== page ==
(I use and reuse shower caps or some of the bowl covers that I tend to stick in my luggage every time I go back to the states. They work great for repeatedly for bread and pasta making.)
  • Let rise till the dough doubles in size or at least feels lighter and full of air
  • Slightly deflate and shape your dough into 2 oblong loaves (great shape for toasting)
  • Place in either oiled bread pans or baskets that have been lined with heavy muslin, dusted with flour. I put the seam up, so when I flip it out the right side is up.
  • Cover the bread with a loose fitting plastic bag and allow to rise till doubled in size* this can take up to 3-4 hours or over night depending on how you choose to finish your bread.
  • Preheat your oven to 230* C (450*F)
  • Flip your bread onto baking sheet with parchment paper or silpat
  • Slash the top with a straight edge razor blade  or very sharp knife 
  • Place a pan of hot water in the bottom of your oven
  • Spray the oven with hot water just before putting your loaf in.
  • Spray one more time in the first 10 minutes of baking
  • Reduce the heat to 200* (400*) and continue baking
  • Bake until the crust is golden and the bottom of your loaf is brown and hollow sounding
  • Approximately 40 minutes (it takes about 25 minutes in my convection oven)
  • Resist cutting it for an hour, 
  • Then enjoy with whatever strikes your fancy, apricot jam, apple butter fresh ricotta cheese with chives and garlic, sprinkled with toasted sunflower and sesame seeds, Nutella or fresh creamy chestnut honey butter.
  • The possibilities are endless....
 *I tend to go for a longer rise using cool water and letting the dough rise a few hours before shaping and keeping it in a cloth lined basket, all wrapped in a large plastic bag and left in my cool spot in an unheated room or sometimes in the refrigerator when there is room and bake it the next day after allowing it to come to room temperature. If it didn't rise enough in the refrigerato,r then I let it continue to rise the second day till it is a suitable size for baking. You can determine whether your loaf is ready to bake by pressing a finger in it and there will be a noticeable lasting impression and a feel of air and lightness to the loaf.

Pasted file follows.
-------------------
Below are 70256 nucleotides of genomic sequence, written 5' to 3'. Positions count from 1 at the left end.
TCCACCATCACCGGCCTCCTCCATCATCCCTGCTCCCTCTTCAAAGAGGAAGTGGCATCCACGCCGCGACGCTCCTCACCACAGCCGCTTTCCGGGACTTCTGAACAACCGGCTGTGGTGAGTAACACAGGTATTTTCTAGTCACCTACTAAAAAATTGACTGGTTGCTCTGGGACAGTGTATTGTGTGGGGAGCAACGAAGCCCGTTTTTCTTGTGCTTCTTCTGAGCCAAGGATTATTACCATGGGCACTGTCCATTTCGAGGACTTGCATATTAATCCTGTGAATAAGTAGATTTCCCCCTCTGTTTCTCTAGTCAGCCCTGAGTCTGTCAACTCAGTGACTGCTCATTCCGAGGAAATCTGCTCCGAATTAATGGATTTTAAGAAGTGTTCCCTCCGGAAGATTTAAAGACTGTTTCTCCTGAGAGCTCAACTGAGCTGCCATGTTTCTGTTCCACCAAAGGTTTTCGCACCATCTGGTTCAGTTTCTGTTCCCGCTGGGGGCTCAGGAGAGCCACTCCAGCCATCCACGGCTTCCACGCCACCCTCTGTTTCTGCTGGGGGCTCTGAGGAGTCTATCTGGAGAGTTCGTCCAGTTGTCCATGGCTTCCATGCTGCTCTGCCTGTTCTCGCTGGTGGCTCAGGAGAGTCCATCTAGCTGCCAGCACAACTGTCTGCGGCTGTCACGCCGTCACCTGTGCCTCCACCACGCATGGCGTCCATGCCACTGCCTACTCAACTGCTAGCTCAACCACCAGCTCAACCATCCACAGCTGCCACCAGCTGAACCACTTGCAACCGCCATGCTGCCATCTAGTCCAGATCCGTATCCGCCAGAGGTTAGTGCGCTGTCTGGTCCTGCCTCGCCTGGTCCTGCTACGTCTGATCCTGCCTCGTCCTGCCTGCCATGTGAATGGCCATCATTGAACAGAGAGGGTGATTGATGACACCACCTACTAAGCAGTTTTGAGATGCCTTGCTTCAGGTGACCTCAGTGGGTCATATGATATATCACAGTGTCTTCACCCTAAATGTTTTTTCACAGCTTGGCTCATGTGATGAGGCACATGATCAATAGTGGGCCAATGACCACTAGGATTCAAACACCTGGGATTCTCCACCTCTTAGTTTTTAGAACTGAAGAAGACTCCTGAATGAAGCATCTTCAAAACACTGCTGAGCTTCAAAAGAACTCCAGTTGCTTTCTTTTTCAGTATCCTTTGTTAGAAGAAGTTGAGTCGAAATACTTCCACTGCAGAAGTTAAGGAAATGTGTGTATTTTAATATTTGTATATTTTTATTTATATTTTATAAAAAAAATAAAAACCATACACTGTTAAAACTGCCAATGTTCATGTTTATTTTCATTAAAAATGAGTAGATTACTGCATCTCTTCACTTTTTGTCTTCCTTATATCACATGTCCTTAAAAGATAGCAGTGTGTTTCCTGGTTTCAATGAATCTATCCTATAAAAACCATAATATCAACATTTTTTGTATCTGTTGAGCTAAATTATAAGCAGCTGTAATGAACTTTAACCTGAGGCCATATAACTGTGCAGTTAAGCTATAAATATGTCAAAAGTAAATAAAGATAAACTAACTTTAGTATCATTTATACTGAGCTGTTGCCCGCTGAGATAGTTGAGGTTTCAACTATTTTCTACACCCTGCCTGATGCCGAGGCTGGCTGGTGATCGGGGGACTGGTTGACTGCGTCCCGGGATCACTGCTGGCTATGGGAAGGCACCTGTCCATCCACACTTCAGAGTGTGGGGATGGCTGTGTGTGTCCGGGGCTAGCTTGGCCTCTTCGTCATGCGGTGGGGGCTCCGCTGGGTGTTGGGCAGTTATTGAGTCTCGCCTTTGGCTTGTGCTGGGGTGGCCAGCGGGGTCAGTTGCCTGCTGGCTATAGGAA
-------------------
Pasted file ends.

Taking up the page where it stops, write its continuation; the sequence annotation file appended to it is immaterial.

11 October 2009

Porcini Season

It's that time of the year again when I awaken before light to the sound of my father- in -law  lightly clomping down the stairs to go after the big game like Cinghiale, otherwise known in these parts as wild boar, whilst the steady whooming of the oh- so -serious porcino hunters make their way to their favorite part of our woods to stalk the much prized Edulis Boletus.
Yesterday, it was merely 60 cars that I counted parked along side the road as we dodged the traffic going to the market not including the Torino taxi that we see frequently at this time of year. What started out to look like a lean year for the king of mushrooms, has turned into a bonanza with all the weekend warriors that go along with.  Today we had a woman off the road in her cycling gear proceed to make her way around our yard and when asked if we could help her, she told us that she was having a closer look at all the mushrooms in our yard in case they were porcini. Surprise surprise, they were not.  We did however harvest these two pictured below, form certain parts of our garden that I hesitate to mention for fear of over zealous stalkers!

When we arrived at the market, it was quite the mushroom extravaganza. Mushrooms on almost every stall and naturally a mushroom in every pot. Ok, may not in every stall or pot, but it was a fantastic display everywhere in the market. Mostly they were porcini, but there were a smattering of other less prized varieties, of which I'm not so sure about the names, but some of them looked like the chicken of the woods variety. As I came to this stall I was surprised to see that these were from our village Pinasca, that is where we turn off when we make our way back homee up the hill. there's a good possibility that some of these mushrooms might have evne been from some of those people that park along side our road and scour the hill sides. As you can see they were pretty well picked over by the time we saw them. If you note the price is €9.50 per half kilo or just over a pound. Still a little pricey, but much cheaper than last week, but nothing like the price of when you find them yourself.

Our friends had the good fortune to find some fantastic specimens on their hike today, up to Cucetto for the views.  Nice schroomy finds, pictured below, huh?!
Can you guess what is on the menu tonight? No, well, it's mushroom risotto and perhaps a side of breaded sliced porcino steaks to go along with.  I made a rustic tart the other night with big slabs of porcini layered on top of tomini cheese in an olive oil crust and it was so scrumptious, that we ate it  before I could even think about getting a photo of it.  A similar recipe that you might want to try if you find yourself in a mushroom kind of mood is my" Porcini e Tomini in pasta sfoglia" recipe.
Whatever the case enjoy some woodsy treat of mushrooms any way you can, the season is upon us.